China Watch Blog picked up this article which quoted a leading Chinese trade think-tank calling on the government to ensure there are no major changes to currency and export-related policies, citing the “unhopeful” prospects for Chinese exports in the coming months despite the better-than-expected performance in June.
Long Guoqiang, a senior research fellow from the Development Research Center of the State Council, was quoted as saying in aÂ China Daily report that the nation’s export growth will “decelerate” in the second half and the strong growth momentum witnessed in June cannot be sustained.
Last weekend, the Customs announced China’s exports for June jumped 43.9 percent to $137.4 billion, the highest growth since July 2008, which sparked speculation that a robust export recovery was under way.
A Deutsche Bank report said the rise in exports boosted sentiment and eased concern that the economic slowdown worldwide had shrunk demand for Chinese goods, financial sources said.
“I cannot see any clues that the nation’s exports will surge. Given high unemployment rates, coming austerity policies and the conclusion of stock replenishment in overseas markets, China’s shipments overseas will be lower in the second half of the year,” said Long, also director-general of the center’s Research Department of Foreign Economic Relations.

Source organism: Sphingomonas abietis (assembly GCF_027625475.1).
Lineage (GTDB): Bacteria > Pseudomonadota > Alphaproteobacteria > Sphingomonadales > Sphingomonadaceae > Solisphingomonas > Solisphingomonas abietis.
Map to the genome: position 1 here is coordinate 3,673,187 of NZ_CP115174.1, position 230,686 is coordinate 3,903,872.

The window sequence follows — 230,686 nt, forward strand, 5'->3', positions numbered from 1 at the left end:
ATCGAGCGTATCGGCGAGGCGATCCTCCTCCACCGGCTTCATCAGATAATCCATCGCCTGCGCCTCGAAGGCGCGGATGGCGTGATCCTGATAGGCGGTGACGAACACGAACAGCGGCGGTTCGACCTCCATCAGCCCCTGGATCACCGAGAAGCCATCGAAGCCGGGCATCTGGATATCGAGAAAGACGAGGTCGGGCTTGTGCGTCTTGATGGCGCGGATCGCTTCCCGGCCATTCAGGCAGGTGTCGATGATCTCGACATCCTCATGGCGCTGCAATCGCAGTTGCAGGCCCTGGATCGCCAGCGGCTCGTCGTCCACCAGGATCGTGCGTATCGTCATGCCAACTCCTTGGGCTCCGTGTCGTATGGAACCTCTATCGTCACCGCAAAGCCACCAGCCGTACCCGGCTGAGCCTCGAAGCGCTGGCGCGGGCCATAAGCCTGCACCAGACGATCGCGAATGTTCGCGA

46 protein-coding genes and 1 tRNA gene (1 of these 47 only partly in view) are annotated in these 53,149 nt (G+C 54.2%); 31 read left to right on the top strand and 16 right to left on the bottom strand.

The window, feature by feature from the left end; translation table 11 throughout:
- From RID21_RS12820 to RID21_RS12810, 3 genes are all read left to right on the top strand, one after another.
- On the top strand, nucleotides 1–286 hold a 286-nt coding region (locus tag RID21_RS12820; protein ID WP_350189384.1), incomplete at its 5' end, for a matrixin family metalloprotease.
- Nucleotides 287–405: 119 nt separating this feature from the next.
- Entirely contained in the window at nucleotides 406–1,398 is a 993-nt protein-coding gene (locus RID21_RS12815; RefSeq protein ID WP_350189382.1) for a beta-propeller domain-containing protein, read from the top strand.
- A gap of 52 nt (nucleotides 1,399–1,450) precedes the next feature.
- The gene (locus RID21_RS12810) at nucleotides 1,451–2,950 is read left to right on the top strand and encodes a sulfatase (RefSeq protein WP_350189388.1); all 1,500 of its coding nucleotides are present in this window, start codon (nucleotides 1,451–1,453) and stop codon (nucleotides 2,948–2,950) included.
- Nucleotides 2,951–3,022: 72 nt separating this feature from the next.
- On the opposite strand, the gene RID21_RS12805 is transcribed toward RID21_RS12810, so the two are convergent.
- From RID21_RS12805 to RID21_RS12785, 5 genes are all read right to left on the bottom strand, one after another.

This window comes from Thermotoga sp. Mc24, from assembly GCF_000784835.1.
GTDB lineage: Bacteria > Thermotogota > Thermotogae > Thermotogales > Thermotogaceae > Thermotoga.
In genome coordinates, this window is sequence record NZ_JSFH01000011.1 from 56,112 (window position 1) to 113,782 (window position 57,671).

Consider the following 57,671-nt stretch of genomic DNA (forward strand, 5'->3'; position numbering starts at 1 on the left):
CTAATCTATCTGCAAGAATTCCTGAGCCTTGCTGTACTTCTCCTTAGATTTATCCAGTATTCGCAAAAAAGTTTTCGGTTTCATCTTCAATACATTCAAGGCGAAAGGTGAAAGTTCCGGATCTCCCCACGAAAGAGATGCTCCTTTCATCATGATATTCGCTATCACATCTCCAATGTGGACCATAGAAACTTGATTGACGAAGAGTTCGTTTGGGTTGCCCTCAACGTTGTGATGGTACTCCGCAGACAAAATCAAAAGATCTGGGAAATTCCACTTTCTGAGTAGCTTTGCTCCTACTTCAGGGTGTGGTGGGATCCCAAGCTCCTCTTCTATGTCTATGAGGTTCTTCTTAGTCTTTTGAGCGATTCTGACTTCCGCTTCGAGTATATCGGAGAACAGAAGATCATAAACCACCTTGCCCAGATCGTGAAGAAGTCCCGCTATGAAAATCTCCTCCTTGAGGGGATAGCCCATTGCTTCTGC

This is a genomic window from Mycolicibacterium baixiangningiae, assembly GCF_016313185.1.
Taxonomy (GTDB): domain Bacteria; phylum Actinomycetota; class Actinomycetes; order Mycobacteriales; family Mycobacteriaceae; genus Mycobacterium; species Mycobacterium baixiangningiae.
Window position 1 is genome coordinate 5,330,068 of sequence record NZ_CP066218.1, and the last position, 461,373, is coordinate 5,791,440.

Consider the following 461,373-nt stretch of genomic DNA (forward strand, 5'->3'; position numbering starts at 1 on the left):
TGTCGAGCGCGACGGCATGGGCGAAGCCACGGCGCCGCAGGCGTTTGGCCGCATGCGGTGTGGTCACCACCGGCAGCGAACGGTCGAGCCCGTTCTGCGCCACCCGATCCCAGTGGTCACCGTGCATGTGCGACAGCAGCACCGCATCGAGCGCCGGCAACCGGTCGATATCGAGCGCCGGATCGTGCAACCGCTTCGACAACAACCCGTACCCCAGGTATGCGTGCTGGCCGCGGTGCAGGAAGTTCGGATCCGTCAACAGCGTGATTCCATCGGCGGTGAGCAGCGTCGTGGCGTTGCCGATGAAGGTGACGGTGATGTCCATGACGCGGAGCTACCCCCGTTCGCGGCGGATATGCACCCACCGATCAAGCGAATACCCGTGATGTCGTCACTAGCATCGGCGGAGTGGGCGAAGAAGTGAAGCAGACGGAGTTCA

“I strongly suggest that policies related to external demand remain unchanged, at least for the rest of the year. Any big move in the short term will make things even worse for Chinese exporters,” Long said.
The Chinese government recently initiated a series of new policies that impact exporters. In mid-June, China launched a reform of its foreign exchange regime, ending a two-year peg to the dollar. During the past three weeks, the yuan has gained by 0.7 percent.
But China still remains under pressure from US political and business figures to let its currency rise further, with threats from some in Washington to bring the yuan issue up at the World Trade Organization.
Let’s hope the solutions will be a boon to the industry, otherwise, many businesses are going to suffer – and it will hurt many many people and families.